Added Cook, “All the selections, whether they be Honorable Mentions, Grand Prizes or Resident Selections will be judged, discussed and enjoyed by so many appreciative eyes for years to come and to me that’s the real honor — that your photos will hang for decades here in our resident’s home.”

Entries for next year’s photo contest will be accepted between Feb. 15 and April 15, 2020.

2019 WINNING SELECTIONS

BEST IN SHOW

“The Great Migration” by Bryan Ray

ACTION/SPORTS CATEGORY

Grand Prize

“Drive to the Net” by Elise Rubin

Honorable Mention

“Skater Boy” by Carolyn Ciarelli

Honorable Mention

“Shake It Off” by James Napoli

ALTERED/ENHANCED CATEGORY

Grand Prize

“View from Governer’s Island” by Susan Silkowitz

Honorable Mention

“Captain America Caleb” by Deidre Elzer-Lento

Honorable Mention

“Working in the Fields” by Jan Golden

Honorable Mention

‘Unisphere After Dark” by Leon Hertzson

CHILDREN’S CATEGORY

Grand Prize

“Serenity” by Ashley Tonno

Honorable Mention

“Four of a Kind” by Donna Crinnian

Honorable Mention

“The Friendly Forest Fairy” by Sarah Wenk

LANDSCAPES CATEGORY

Grand Prize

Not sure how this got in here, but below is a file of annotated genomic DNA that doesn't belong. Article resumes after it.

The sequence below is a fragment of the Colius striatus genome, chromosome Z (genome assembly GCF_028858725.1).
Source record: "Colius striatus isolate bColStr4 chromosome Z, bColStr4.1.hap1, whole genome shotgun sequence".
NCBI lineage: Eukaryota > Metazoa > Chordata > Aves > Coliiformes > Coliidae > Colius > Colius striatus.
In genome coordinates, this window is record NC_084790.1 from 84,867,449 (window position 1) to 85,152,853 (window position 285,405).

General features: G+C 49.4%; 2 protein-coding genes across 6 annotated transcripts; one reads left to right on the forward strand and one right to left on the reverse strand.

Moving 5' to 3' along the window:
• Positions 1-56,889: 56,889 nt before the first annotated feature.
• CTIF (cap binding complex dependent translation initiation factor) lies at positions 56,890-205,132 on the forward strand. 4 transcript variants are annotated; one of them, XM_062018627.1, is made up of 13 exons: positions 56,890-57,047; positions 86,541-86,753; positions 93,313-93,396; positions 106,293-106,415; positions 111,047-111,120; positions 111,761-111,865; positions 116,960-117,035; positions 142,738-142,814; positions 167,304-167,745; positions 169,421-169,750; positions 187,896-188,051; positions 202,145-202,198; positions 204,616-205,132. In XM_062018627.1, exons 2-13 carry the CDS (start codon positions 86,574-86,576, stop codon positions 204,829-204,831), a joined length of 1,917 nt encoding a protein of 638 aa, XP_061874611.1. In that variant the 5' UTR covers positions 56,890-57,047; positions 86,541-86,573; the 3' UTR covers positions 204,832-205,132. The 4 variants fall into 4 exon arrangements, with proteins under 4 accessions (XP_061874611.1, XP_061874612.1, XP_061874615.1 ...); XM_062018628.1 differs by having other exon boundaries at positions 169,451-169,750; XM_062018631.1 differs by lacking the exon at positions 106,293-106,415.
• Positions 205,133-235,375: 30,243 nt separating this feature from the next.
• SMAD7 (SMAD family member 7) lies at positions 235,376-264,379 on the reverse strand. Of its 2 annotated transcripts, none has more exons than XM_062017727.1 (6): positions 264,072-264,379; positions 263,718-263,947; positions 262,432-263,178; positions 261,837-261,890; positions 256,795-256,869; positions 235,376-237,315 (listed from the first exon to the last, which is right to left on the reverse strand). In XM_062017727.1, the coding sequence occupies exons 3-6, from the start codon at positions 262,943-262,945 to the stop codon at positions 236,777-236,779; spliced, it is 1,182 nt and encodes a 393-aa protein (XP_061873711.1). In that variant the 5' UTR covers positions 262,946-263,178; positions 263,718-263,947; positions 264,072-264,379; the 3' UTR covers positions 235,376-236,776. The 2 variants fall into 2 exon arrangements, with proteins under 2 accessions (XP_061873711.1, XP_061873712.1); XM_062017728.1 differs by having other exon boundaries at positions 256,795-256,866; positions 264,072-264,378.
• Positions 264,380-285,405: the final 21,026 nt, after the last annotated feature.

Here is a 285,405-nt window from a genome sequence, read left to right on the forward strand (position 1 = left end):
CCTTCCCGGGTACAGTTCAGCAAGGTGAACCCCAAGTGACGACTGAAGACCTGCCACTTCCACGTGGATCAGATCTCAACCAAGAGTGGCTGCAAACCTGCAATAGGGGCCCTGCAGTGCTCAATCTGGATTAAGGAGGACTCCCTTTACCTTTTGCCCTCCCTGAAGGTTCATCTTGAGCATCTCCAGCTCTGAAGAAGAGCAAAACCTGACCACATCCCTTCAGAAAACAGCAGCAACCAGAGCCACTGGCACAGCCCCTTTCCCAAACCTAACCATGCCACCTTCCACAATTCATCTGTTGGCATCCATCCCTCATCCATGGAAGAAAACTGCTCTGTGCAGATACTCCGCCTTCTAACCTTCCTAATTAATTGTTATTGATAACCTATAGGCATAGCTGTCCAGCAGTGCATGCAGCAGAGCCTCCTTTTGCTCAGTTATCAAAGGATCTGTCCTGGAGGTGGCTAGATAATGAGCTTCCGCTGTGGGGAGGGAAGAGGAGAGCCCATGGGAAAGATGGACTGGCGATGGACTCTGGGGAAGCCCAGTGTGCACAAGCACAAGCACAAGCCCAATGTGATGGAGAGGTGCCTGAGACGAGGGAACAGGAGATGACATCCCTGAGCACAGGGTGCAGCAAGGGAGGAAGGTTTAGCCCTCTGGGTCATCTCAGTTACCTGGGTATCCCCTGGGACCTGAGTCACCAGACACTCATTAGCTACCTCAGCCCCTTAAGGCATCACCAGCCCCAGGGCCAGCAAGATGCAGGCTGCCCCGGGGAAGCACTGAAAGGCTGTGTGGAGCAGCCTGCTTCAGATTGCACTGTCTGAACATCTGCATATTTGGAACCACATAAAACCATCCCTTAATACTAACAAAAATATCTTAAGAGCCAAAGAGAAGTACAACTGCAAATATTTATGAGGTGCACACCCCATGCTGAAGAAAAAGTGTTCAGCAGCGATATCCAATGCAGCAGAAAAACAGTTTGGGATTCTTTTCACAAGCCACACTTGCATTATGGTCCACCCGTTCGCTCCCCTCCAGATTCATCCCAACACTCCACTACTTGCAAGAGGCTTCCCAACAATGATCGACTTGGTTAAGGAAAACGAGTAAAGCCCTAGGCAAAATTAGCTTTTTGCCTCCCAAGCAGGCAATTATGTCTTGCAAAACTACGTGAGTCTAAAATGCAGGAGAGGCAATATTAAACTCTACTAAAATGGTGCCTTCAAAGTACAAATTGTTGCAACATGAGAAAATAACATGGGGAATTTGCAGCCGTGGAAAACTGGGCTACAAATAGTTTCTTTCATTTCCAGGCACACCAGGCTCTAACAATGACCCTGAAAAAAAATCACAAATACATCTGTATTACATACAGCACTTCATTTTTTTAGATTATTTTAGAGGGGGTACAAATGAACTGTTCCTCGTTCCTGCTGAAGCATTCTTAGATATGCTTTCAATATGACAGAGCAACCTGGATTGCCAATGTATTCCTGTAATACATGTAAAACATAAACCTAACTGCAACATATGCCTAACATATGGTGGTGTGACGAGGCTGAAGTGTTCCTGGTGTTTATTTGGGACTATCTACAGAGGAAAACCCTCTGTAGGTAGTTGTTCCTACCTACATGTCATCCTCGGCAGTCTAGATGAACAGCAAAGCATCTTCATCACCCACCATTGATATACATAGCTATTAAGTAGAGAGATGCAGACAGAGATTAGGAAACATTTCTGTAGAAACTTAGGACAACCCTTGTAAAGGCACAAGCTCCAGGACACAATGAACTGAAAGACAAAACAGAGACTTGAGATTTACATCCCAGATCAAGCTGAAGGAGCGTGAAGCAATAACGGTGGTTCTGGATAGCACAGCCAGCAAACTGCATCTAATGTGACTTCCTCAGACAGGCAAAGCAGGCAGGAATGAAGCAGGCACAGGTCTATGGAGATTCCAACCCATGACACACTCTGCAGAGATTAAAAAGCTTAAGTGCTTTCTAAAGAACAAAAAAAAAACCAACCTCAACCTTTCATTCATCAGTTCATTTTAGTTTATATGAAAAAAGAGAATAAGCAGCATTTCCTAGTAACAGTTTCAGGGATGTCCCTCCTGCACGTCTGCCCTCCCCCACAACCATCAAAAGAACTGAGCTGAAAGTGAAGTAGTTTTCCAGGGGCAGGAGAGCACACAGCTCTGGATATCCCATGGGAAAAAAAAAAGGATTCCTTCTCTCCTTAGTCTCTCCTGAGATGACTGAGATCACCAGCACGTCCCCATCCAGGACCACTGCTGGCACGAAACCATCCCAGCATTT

“Glade Creek Grist Mill” by Mike DiRenzo

Honorable Mention

“Tufted Landscape” by Jeff Goldschmidt

Honorable Mention

“Horseshoe Falls, Niagara” by Barbara McCahill

LONG ISLAND/NEW YORK CATEGORY

Grand Prize

“Melville Pond” by Jeff Goldschmidt

Honorable Mention

“Croton Dam” by Ellen Dunn

Honorable Mention

“Never Forget” by Carol Milazzo-DiRenzo

NATURE CATEGORY

Grand Prize

“Solitary” by Jo-Anne Bodkin

Honorable Mention

“Under Angel Oak” by Carol Goldstein

Honorable Mention

“From Bud to Bloom” by Meryl Lorenzo

Honorable Mention

“Night Dreams” by Carol Milazzo-DiRenzo

PEOPLE CATEGORY

Grand Prize

“Balancing Act” by Alan Sloyer

Honorable Mention

“Ballerina on Malecon, Cuba” by Roni Chastain

Honorable Mention

“Waiting for Sunrise, Death Valley” by Ellen Dunn

PETS CATEGORY

Grand Prize

“Little Miss” by Lora Ann Batorsky

Honorable Mention